Posts Tagged ‘epatients’
May 7, 2010
Yesterday I had two content successes. My article Social Media in Health Care: Barriers and Future Trends was published in the Perspectives section of this online newsletter. In it I propose 3 trends to watch for:
- Managing a conversation;
- Engaging e-patients;
- Convergence with personal health records; and
- Social media for providers
I will be interested in your comments on this blog or via Twitter (@JohnSharp).
Yesterday I also spoke at the J. Boye Conference in Philadelphia on Social Media in Health Care: Humble Beginnings to Patient Engagement. This conference is more intimate and interactive than most with specific tracks for each day. I spent the first day in the Higher Education track and found many similarities with the struggles we in health care experience. The second day had an eHealth track that included Jane Sarasohn-Kahn who had just returned from a Senate Hearing on Mobile Health.
Check out my slides below.Share this:
May 3, 2010
In the New York Times Sunday Magazine, an article by a Wired editor, talks about the growing trend of the Quantified Self, or the data driven life. Why is this becoming a real trend? “Four things changed.
- electronic sensors got smaller and better.
- people started carrying powerful computing devices, typically disguised as mobile phones.
- social media made it seem normal to share everything.
- we began to get an inkling of the rise of a global superintelligence known as the cloud.”
While more people are creating catalogs of various aspects of their lives, some specific healthcare examples are cited including Medhelp.org “where more than 30,000 new personal tracking projects are started by users every month” and CureTogether.
Also, in FastCompany, an article title Our Bodies, Our Quantified Selves, they note that “there may actually be some meaningful upsides to this radical transparency.” Particularly the opportunity for medical research on this exponentially growing volume of data.
To me, this is the obvious next big thing in health care. The only question is how to channel the energy of this new trend into meaningful information for the individual and society.Share this:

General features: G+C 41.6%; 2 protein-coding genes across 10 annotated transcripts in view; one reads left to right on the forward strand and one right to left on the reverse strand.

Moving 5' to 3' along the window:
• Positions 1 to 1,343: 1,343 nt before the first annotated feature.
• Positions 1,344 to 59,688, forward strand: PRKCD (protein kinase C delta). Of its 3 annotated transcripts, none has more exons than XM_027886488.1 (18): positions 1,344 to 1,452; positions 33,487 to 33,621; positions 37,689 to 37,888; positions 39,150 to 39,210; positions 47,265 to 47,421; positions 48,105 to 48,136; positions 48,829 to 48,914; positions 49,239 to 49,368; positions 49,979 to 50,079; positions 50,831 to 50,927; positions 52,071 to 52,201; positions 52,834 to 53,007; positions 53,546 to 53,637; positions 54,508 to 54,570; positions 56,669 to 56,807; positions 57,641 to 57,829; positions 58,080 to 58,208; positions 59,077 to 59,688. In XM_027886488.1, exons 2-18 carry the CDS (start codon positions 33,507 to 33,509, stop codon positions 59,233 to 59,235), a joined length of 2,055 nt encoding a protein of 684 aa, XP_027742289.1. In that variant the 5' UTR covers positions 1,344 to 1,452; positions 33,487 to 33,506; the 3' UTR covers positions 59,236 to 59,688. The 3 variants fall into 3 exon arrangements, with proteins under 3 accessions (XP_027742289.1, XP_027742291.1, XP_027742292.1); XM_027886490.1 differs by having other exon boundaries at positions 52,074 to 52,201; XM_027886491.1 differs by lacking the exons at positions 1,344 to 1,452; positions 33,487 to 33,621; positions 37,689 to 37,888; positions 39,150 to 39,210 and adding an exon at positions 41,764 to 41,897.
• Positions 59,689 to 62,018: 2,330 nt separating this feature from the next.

April 25, 2010
In an editorial today in the New York Times, the editors call for major changes in how cancer clinical trials should be run. Just two facts are enough to document the problem:
- The average time between developing the concept for a study and getting it started is about 2.5 years.
- about 40 percent of all advanced clinical trials sponsored by the Cancer Institute are never completed
One of the recommendations is to reduce the number of cooperative groups and the levels of approval required.
In a related post on The Medical Quack, there is discussion of the clinical trial experience for the patient with an excellent video below.
In both cases what I hope we all come to realize soon is the lethal lag time – a articulate by e-patient White Paper – these long lead time for studies can prove lethal for those waiting for new treatments.Share this:
April 19, 2010
Just as home monitoring using medical devices is beginning to gain traction and be reimbursed, e-visits as well and the movement toward the Quantified Self, implanted devices are now added to the mix. In a new article in Wired Magazine, The Robotic Pancreas, One man’s quest to put millions of diabetics on autopilot, implanted devices move into the popular press. After a successful trial of 17 teens at Yale, the next step is FDA approval. Medtronic is supporting the effort. There is already approval in some European countries and the devices does have an low glucose suspend feature to protect the patient. The FDA is accelerating the availability of an artificial pancreas; will it really take the predicted 5 years for approval and broadened use? What will be the next device which combines the quantified self with a medical device?Share this:
February 21, 2010
The subtitle of this 2009 book by Alex O’Meara is “The Promise and Perils of Clinical Trials.” O’Meara combines this personal experience of a clinical trial using stem cells for Type I Diabetes. He reviews the risky world of clinical trials beginning with large for-profit research centers who recruit healthy volunteers and stories of the volunteers who participate for a living or to supplement their income. Some questionable situations are noted including the recruitment of low income and alcoholic men in Indianapolis and elsewhere. He details some famous cases of unethical trials which landed in the courts including those involving genetics and conflicts of interest. Fortunately, some of these potential abuses are more carefully scrutinized. He spends two chapters on international clinical trials which have shifted much of the work to developing countries with a real focus on the issues in Uganda as case study. The fact that drug companies provide medical care in addition to clinical trials creates a dilemma for developing countries with small healthcare budgets.